investigating the traffic infraction may require an officer
to take certain negligibly burdensome precautions in order to
complete his or her mission safely. Given this danger,
detaining a motorist for a short period so that law
enforcement may check for any outstanding warrants or
criminal history, even though the purpose of the stop had
nothing to do with such prior criminal history, may be
justified for officer safety.
Under the facts of this case, the officer's request of
dispatch to conduct a criminal history check of the driver
unreasonably prolonged the stop as the tasks associated with
the stop had been completed at the time of the request.
Moreover, any safety concerns associated with the stop no
longer existed at the time the officer's request was
from Geary District Court; Benjamin J. Sexton, judge.
Wood, special prosecutor, for appellant.
Jeremiah L. Platt, of Clark & Platt, Chtd., of Manhattan,
Powell, P.J., Standridge, J., and Stutzman, S.J.
sergeant in the Geary County Sheriff's Department stopped
a 2008 Toyota Tundra driven by Jordan Stephens, with Ryan
Boyle as a passenger, on Interstate 70 because the license
plate on the vehicle was partially obstructed. During the
stop, the sergeant's K-9 conducted a dog sniff of the
pickup truck and alerted to the presence of drugs.
Ultimately, the truck, a large amount of currency, and nearly
12 grams of marijuana were seized. The State of Kansas
brought a civil forfeiture action against the seized
property, but the district court granted Boyle's motion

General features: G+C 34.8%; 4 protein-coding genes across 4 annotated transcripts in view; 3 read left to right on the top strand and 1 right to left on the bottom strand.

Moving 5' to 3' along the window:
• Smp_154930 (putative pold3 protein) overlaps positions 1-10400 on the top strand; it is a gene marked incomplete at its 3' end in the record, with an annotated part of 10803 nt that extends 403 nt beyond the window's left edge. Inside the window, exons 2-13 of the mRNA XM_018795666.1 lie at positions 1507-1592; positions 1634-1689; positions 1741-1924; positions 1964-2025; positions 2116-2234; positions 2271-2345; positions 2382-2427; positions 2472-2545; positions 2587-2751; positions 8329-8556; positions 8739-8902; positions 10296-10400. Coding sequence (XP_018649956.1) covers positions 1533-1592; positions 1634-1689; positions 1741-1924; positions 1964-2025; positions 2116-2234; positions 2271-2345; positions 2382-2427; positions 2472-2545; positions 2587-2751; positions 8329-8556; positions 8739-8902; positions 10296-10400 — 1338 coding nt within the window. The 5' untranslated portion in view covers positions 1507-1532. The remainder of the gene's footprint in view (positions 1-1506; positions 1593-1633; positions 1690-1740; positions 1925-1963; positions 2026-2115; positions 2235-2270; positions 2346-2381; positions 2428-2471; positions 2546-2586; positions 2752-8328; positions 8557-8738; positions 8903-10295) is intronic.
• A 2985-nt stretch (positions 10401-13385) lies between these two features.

to suppress this evidence after finding that the sergeant
unreasonably prolonged the stop beyond its original purpose
by requesting a criminal history check on Stephens, thus
giving the sergeant's K-9 time to perform the dog sniff.
The State now appeals the district court's granting of
the suppression motion. Because we agree with the district
court, we affirm.
and Procedural Background
March 2016, the State of Kansas on behalf of the Geary County
Sheriff's Department commenced a civil asset forfeiture
action for property allegedly seized in violation of the
Uniform Controlled Substances Act pursuant to K.S.A. 60-4101
et seq. The property subject to forfeiture includes
a 2008 Toyota Tundra pickup truck, $84, 820 in U.S. currency,
and approximately 11.9 grams of marijuana. The petition for
forfeiture filed in June 2016 gave notice to two parties whom
the State asserted may have an ownership interest in the
property: Jordan Stephens and Ryan Boyle.
weeks later, Boyle filed an answer to the State's
forfeiture petition claiming an ownership interest in the
seized truck and the $84, 820. In relevant part, Boyle
claimed the property was exempt and not subject to forfeiture
because it was unconstitutionally seized in violation of his
rights under the Fourth Amendment to the United States
Constitution. Subsequently, Boyle filed a motion to suppress,
arguing that Geary County Sheriff's Sergeant Christopher
Ricard impermissibly extended the duration of the traffic
stop for an obstructed license plate by ordering a criminal
history check on Stephens, after Ricard's in-car computer
check confirmed that Stephens had a valid driver's
license, that he was not wanted and had no warrants against
him, and that the truck was properly insured and ...